Prices of sand for construction reduce in HCMC

After a period of quick increase, prices of sand for construction has slowed down or started reducing in Ho Chi Minh City.

Police force spots an illegal sand exploitation case in the Dong Nai river (Photo: SGGP)

Police force spots an illegal sand exploitation case in the Dong Nai river (Photo: SGGP)

According to sand traders, the last price increase was partly caused by the ban on sand exploitation in many places while construction firms speeded up progress to enter the season of work acceptance and contract settlement in the second quarter.
Taking advantage of that, sand exploiters have joined hands with barge owners to rocket the price up, creating a sand price fever.
Because of rainy weather in the third quarter, contractors have operated perfunctorily to wait for payment. Therefore, prices have reduced and been expected to move up again at the end of the year.
On July 4, the price swung from VND550,000-600,000 a cubic meter of yellow sand bought directly from barges. Black sand was priced from VND220,000-250,000.
Mr. Liem, owner of a sand shop in Nha Be district, said that the price reduced 20-40 percent compared to the level during peak construction time a month ago.
Mr. Le Quoc Huy, deputy director of Hoa Binh Construction Joint Stock Company, said that the sand increase did not affect their construction works because contractors had benefited from down steel prices. Therefore, the company has so far not raised its apartment prices.
According to the Ministry of Construction, sand for construction demand approximated 92 million cubic meters in 2015 and surged to 131-140 million in 2016. It is estimated to reach 182-195 million cubic meters in 2020. Meanwhile, the country’s natural sand resource is about 2.3 billion cubic meters, meeting 60-65 percent of big cities’ demand.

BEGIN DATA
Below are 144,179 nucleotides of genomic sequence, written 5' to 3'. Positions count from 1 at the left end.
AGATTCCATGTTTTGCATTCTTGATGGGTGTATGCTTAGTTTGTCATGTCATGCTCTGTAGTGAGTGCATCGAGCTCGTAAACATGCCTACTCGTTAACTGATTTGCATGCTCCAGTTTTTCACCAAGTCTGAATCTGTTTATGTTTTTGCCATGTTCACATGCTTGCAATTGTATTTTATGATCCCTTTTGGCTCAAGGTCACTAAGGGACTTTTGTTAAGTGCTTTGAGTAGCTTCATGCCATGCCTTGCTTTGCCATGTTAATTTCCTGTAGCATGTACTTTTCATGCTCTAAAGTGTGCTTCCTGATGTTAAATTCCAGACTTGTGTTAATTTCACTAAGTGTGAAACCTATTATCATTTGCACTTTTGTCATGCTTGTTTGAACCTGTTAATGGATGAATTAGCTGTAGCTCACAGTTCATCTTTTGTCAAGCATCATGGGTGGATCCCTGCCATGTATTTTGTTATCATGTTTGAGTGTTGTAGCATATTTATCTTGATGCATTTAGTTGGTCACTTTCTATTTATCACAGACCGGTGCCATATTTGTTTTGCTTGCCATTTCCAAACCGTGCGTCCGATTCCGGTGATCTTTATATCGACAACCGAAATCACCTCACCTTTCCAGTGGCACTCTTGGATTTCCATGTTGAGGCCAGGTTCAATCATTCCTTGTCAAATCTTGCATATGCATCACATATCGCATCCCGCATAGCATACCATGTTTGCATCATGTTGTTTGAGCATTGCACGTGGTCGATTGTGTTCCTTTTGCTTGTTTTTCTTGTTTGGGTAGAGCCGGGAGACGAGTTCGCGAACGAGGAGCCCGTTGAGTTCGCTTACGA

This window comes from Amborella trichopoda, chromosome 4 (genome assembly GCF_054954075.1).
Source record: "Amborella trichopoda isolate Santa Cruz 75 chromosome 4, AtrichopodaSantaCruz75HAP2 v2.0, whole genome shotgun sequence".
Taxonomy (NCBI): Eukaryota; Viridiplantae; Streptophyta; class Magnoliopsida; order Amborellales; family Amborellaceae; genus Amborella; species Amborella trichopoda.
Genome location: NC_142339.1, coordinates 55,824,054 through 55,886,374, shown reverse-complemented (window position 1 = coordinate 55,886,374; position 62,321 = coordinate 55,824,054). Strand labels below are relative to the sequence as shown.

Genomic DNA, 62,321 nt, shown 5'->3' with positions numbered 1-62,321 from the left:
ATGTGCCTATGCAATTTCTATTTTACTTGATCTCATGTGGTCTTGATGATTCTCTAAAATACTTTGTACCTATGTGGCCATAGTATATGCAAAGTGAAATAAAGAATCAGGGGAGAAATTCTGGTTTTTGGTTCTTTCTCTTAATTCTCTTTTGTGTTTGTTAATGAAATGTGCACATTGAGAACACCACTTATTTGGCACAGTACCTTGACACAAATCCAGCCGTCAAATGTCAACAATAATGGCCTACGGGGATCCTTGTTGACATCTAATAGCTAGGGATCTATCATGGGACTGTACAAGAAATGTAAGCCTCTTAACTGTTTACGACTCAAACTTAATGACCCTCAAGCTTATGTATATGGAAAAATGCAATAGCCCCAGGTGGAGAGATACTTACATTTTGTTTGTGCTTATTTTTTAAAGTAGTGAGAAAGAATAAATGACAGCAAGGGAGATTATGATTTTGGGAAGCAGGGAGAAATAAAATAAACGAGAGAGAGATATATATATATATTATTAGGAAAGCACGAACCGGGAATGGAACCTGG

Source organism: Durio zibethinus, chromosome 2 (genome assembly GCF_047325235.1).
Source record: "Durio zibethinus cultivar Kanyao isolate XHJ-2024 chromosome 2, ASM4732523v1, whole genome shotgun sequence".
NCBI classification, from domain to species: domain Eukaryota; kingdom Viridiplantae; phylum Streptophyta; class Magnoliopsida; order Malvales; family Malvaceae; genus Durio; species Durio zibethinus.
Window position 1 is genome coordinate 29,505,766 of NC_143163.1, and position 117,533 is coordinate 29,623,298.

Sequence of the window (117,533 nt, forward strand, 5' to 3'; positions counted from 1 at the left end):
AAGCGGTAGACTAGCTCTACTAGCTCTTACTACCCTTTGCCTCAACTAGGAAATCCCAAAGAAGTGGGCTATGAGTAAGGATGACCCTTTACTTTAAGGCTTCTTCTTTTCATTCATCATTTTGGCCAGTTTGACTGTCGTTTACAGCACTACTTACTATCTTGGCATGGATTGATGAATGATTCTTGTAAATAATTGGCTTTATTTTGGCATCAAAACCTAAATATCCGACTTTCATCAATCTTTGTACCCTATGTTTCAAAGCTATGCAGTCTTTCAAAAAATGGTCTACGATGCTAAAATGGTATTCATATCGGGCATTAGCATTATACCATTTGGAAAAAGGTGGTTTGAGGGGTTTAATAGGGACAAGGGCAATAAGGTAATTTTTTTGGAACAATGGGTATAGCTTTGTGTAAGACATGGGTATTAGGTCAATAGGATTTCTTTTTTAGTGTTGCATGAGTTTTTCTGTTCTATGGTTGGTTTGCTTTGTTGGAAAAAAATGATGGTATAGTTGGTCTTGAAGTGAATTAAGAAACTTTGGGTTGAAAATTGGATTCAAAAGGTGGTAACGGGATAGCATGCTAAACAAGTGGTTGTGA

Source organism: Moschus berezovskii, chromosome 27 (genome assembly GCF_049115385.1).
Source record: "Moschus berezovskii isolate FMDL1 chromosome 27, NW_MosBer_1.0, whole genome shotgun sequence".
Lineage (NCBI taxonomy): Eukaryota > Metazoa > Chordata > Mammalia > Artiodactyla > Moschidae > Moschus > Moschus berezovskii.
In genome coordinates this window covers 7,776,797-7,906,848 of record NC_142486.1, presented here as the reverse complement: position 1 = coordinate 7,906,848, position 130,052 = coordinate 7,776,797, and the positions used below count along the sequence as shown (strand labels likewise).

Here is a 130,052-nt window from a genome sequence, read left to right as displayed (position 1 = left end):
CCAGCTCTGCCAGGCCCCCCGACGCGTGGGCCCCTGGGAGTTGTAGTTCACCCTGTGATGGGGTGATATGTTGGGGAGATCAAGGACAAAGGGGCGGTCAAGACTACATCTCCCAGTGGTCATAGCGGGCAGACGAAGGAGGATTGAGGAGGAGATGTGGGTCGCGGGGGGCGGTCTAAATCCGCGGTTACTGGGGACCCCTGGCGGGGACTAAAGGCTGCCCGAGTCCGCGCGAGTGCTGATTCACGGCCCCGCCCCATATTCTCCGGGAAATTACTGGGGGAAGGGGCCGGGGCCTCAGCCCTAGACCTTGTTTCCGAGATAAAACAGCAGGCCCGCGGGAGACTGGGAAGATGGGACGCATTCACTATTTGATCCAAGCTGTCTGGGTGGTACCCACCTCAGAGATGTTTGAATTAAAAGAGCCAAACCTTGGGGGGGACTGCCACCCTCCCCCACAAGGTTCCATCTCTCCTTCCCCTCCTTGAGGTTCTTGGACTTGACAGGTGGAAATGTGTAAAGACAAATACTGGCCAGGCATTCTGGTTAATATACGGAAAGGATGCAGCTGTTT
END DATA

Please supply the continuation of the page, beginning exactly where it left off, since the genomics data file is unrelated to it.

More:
Prices of sand for construction reduce in HCMC ảnh 1 A sand gathering spot in HCMC (Photo: SGGP) 
As sand supply has gradually been depleted, the ministry has recently sent a document to the Ministry of Industry and Trade, the Ministry of Finance and the Ministry of Natural Resources and Environment, asking them to give opinions about import of sand for construction to reduce the pressure on local supply.
Dr. Nguyen Quang Cung proposed in long term to consider replacing natural sand with artificial sand milled from limestones and basalt stone, which are quite abundant in Vietnam.
In fact, some works have used artificial sand for the last couple of years comprising national key works such as Son La and Lai Chau hydropower plants. Initial estimations show that they all ensure technical designs and quality with economic efficiency equal to or higher than normal construction sand.

By LUONG THIEN , LAC PHONG – Translated by Hai Mien

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